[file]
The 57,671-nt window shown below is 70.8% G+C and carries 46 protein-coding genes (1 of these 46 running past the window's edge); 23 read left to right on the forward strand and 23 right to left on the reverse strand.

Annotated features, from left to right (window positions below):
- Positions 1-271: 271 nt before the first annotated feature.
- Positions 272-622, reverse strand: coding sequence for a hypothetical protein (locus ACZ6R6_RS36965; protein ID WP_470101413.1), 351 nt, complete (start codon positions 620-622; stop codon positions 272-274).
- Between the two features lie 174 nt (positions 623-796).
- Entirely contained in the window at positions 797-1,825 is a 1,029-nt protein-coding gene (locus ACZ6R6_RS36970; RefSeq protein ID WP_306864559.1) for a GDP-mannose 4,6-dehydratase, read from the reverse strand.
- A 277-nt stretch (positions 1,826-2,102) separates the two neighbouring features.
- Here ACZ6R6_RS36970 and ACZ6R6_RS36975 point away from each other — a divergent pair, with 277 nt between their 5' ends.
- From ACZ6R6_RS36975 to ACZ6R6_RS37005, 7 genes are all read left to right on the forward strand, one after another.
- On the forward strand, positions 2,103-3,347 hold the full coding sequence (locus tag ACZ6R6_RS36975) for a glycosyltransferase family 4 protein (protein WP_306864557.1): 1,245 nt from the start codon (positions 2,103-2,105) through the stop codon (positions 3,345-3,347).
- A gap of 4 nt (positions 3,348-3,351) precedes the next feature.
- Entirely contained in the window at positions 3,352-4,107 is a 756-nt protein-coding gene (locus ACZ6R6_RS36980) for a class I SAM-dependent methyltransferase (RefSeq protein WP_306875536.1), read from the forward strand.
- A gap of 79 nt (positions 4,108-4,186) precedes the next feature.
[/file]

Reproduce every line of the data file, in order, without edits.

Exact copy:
The 57,671-nt window shown below is 70.8% G+C and carries 46 protein-coding genes (1 of these 46 running past the window's edge); 23 read left to right on the forward strand and 23 right to left on the reverse strand.

Annotated features, from left to right (window positions below):
- Positions 1-271: 271 nt before the first annotated feature.
- Positions 272-622, reverse strand: coding sequence for a hypothetical protein (locus ACZ6R6_RS36965; protein ID WP_470101413.1), 351 nt, complete (start codon positions 620-622; stop codon positions 272-274).
- Between the two features lie 174 nt (positions 623-796).
- Entirely contained in the window at positions 797-1,825 is a 1,029-nt protein-coding gene (locus ACZ6R6_RS36970; RefSeq protein ID WP_306864559.1) for a GDP-mannose 4,6-dehydratase, read from the reverse strand.
- A 277-nt stretch (positions 1,826-2,102) separates the two neighbouring features.
- Here ACZ6R6_RS36970 and ACZ6R6_RS36975 point away from each other — a divergent pair, with 277 nt between their 5' ends.
- From ACZ6R6_RS36975 to ACZ6R6_RS37005, 7 genes are all read left to right on the forward strand, one after another.
- On the forward strand, positions 2,103-3,347 hold the full coding sequence (locus tag ACZ6R6_RS36975) for a glycosyltransferase family 4 protein (protein WP_306864557.1): 1,245 nt from the start codon (positions 2,103-2,105) through the stop codon (positions 3,345-3,347).
- A gap of 4 nt (positions 3,348-3,351) precedes the next feature.
- Entirely contained in the window at positions 3,352-4,107 is a 756-nt protein-coding gene (locus ACZ6R6_RS36980) for a class I SAM-dependent methyltransferase (RefSeq protein WP_306875536.1), read from the forward strand.
- A gap of 79 nt (positions 4,108-4,186) precedes the next feature.